CleanTechnica‘s Maarten Vinkhuyzen recently took a deep dive into a UBS report about the Tesla Model 3. The finding was that the report demonstrated tremendous ignorance at best or intentionally misleading nonsense at worst.
This UBS report, unfortunately, was covered all across major media outlets without useful examination of the assumptions and conclusions. One thing Maarten explained was how it is the UBS report concluded that the cost to produce the Tesla Model 3 was so high when other teardown takeaways were that it was significantly cheaper. In fact, one of the experts who had concluded a much lower estimate was the lead person who tore down the Model 3 for UBS, and he was muzzled via lawsuits! That’s Sandy Munro. He was sued to keep his mouth shut on this topic, which is super weird, but we don’t yet know who sued him. Maybe it was UBS, maybe another entity.
A core component of the report is that UBS used market rates to estimate the costs of each of the car’s components, and then added them up to come to a total cost of the car. As Maarten pointed out, that doesn’t make sense when Tesla has in-housed so many core components, especially high-priced components that don’t actually have a competitive market to bring down their costs. When you consider that Tesla has “military-grade electronics” in the car and other sophisticated tech that it has in-housed, that can quickly lead to a cost estimate thousands of dollars higher than reality. That’s just one portion of the overall mistake of a report, but my goal here isn’t to just rephrase Maarten’s piece, so just read his piece if you want more details on this.
The topic of focus for this article is the top analyst listed on the first page of the report. That analyst is Colin Langan. Non-journalists with a stronger journalistic gene than CNBC’s reporters did some sleuthing and found out that this analyst has recommended selling TSLA 18 times in the past two years. He hasn’t recommended buying TSLA at all.
Furthermore, this UBS analyst has recommended buying GM stock over two dozen times in the 7 years he’s been covering the company. He has never recommended selling GM.
I don’t really understand where this bias comes from, but it’s clearly at play in buy/sell recommendations and seemingly in the misleading Model 3 report as well. You don’t recommend only selling a stock (never recommending that someone buy it) over the course of a couple of years and then get treated as neutral. Furthermore, only recommending that people sell TSLA and only recommending that people buy GM is absolutely confusing when you look at how the companies have performed in the past few years.
Update → One note Maarten dropped into the comments is that UBS has a large TSLA short position, which you can track to some degree on Fintel.io. As one reader summarizes it, “UBS Group AG has a history of taking positions in derivatives of the underlying security (TSLA) in the form of stock options. The firm currently holds 314,690 call options valued at $107,923,000 USD and 1,302,400 put options valued at $446,658,000 USD.”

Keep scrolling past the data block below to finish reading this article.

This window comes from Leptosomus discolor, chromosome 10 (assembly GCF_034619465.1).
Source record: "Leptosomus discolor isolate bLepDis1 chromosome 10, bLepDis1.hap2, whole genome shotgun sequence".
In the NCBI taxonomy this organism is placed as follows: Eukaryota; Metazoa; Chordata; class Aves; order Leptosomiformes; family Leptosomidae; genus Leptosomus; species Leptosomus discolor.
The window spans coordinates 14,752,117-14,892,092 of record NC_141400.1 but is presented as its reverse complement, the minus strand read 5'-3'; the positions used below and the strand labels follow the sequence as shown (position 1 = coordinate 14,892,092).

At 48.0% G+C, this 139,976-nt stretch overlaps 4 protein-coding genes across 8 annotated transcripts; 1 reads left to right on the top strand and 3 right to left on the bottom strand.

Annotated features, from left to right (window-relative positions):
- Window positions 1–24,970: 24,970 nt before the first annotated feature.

That’s not supposed to influence their analysis arm, but I’ll leave it to free thinkers to contemplate the relationship. (Of course, their analysis arm should influence their stock position, but if that’s what’s going on, it seems like the company should pay for some better analysis.)
As one more note, pile on the fact that the Tesla Model 3 was the highest selling car in the United States last month in terms of revenue and was the 5th best seller in terms of unit sales. Also add in that Tesla sold more cars (only cars, excluding SUVs) than BMW, Mercedes, Lexus, Audi, Acura, and every other luxury automaker in the US. When you look at this information, you have to wonder, why is Colin Langan so bearish on Tesla? When you look at the UBS report, you have to wonder, why did the report’s analysts do such a crappy job trying to estimate component prices? You have to wonder, why did UBS come up with such a dramatically higher cost estimate for the Model 3 than other independent examinations cost estimates. (See what experts at the German paper WirstschaftsWoche and Sandy Munro concluded. Their estimates for the cost of the Model 3 line up very closely with Tesla’s own statements.)
After writing this article, I was passed the following video. It’s another great rebuttal to the UBS report and media coverage of the report. It also mentions some odd assumptions and apparently bad math from Colin Langan and this UBS report, as well as from the major media outlets parroting their claims.
One of the fun gems Galileo Russell pulled up in this video was a reminder that it was UBS that falsely claimed in 2016 that Tesla’s battery pack costs were $260/kWh. On a conference call in which the same Colin Langan was discussing this matter, Tesla’s head of investor relations, Jeff Evanson, joined the call to correct the record and share that Tesla’s battery pack costs were $190/kWh at that time. That’s just a reminder of how bad UBS assumptions about Tesla have been for so long.
To simplify everything for you: Something smells fishy in Basel, and shitty as hell in New York City or wherever Colin Langan is based.
But, again, for a deeper critique yet of the UBS report on the Tesla Model 3, I think this is still the best piece to consume and share: “Analysis: Sloppy UBS Tesla Burn Is Not Supported By UBS’s Own Numbers.” Please do the world a favor — send it and a comment or two to CNBC, CNN, the Wall Street Journal, the New York Times, and the Washington Post.